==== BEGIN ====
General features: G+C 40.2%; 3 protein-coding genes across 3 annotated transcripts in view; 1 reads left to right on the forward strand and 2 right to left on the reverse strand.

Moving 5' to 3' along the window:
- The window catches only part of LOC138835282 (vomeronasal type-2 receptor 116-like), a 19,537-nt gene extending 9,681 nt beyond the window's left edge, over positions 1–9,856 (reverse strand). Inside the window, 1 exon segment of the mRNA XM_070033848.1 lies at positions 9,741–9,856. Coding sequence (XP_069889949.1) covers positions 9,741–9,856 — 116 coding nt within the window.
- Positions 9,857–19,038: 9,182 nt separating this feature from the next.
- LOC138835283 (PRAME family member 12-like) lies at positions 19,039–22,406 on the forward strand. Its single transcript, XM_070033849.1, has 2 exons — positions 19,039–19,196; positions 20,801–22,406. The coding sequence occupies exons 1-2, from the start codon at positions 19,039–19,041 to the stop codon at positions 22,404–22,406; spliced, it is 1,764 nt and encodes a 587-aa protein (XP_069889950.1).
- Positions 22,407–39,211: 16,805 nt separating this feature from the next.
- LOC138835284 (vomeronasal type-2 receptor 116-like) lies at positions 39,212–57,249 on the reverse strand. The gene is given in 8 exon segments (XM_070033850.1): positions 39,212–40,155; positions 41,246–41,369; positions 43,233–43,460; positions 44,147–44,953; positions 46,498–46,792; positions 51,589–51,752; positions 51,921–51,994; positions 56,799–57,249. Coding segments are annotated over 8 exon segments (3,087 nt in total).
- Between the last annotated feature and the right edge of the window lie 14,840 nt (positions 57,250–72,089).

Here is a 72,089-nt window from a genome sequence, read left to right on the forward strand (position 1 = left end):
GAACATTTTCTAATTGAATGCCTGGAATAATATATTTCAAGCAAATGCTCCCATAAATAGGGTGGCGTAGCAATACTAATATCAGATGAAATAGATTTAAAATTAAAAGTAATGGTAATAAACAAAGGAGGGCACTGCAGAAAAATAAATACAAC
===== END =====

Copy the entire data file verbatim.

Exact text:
General features: G+C 40.2%; 3 protein-coding genes across 3 annotated transcripts in view; 1 reads left to right on the forward strand and 2 right to left on the reverse strand.

Moving 5' to 3' along the window:
- The window catches only part of LOC138835282 (vomeronasal type-2 receptor 116-like), a 19,537-nt gene extending 9,681 nt beyond the window's left edge, over positions 1–9,856 (reverse strand). Inside the window, 1 exon segment of the mRNA XM_070033848.1 lies at positions 9,741–9,856. Coding sequence (XP_069889949.1) covers positions 9,741–9,856 — 116 coding nt within the window.
- Positions 9,857–19,038: 9,182 nt separating this feature from the next.
- LOC138835283 (PRAME family member 12-like) lies at positions 19,039–22,406 on the forward strand. Its single transcript, XM_070033849.1, has 2 exons — positions 19,039–19,196; positions 20,801–22,406. The coding sequence occupies exons 1-2, from the start codon at positions 19,039–19,041 to the stop codon at positions 22,404–22,406; spliced, it is 1,764 nt and encodes a 587-aa protein (XP_069889950.1).
- Positions 22,407–39,211: 16,805 nt separating this feature from the next.
- LOC138835284 (vomeronasal type-2 receptor 116-like) lies at positions 39,212–57,249 on the reverse strand. The gene is given in 8 exon segments (XM_070033850.1): positions 39,212–40,155; positions 41,246–41,369; positions 43,233–43,460; positions 44,147–44,953; positions 46,498–46,792; positions 51,589–51,752; positions 51,921–51,994; positions 56,799–57,249. Coding segments are annotated over 8 exon segments (3,087 nt in total).
- Between the last annotated feature and the right edge of the window lie 14,840 nt (positions 57,250–72,089).

Here is a 72,089-nt window from a genome sequence, read left to right on the forward strand (position 1 = left end):
GAACATTTTCTAATTGAATGCCTGGAATAATATATTTCAAGCAAATGCTCCCATAAATAGGGTGGCGTAGCAATACTAATATCAGATGAAATAGATTTAAAATTAAAAGTAATGGTAATAAACAAAGGAGGGCACTGCAGAAAAATAAATACAAC